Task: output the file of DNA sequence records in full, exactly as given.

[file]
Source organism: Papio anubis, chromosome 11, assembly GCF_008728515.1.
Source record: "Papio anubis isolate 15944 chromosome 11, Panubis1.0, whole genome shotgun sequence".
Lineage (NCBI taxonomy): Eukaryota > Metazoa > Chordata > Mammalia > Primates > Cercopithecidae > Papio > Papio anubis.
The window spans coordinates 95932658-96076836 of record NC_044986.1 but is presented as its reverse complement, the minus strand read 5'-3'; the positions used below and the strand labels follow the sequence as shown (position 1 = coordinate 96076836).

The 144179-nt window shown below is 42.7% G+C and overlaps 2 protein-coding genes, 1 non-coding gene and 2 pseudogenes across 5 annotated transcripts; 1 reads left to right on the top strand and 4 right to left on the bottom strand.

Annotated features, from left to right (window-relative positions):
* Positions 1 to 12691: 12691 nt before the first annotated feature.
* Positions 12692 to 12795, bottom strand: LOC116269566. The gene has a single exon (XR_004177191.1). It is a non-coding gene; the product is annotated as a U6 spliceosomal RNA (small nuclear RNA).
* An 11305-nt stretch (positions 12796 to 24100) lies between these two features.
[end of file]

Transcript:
Source organism: Papio anubis, chromosome 11, assembly GCF_008728515.1.
Source record: "Papio anubis isolate 15944 chromosome 11, Panubis1.0, whole genome shotgun sequence".
Lineage (NCBI taxonomy): Eukaryota > Metazoa > Chordata > Mammalia > Primates > Cercopithecidae > Papio > Papio anubis.
The window spans coordinates 95932658-96076836 of record NC_044986.1 but is presented as its reverse complement, the minus strand read 5'-3'; the positions used below and the strand labels follow the sequence as shown (position 1 = coordinate 96076836).

The 144179-nt window shown below is 42.7% G+C and overlaps 2 protein-coding genes, 1 non-coding gene and 2 pseudogenes across 5 annotated transcripts; 1 reads left to right on the top strand and 4 right to left on the bottom strand.

Annotated features, from left to right (window-relative positions):
* Positions 1 to 12691: 12691 nt before the first annotated feature.
* Positions 12692 to 12795, bottom strand: LOC116269566. The gene has a single exon (XR_004177191.1). It is a non-coding gene; the product is annotated as a U6 spliceosomal RNA (small nuclear RNA).
* An 11305-nt stretch (positions 12796 to 24100) lies between these two features.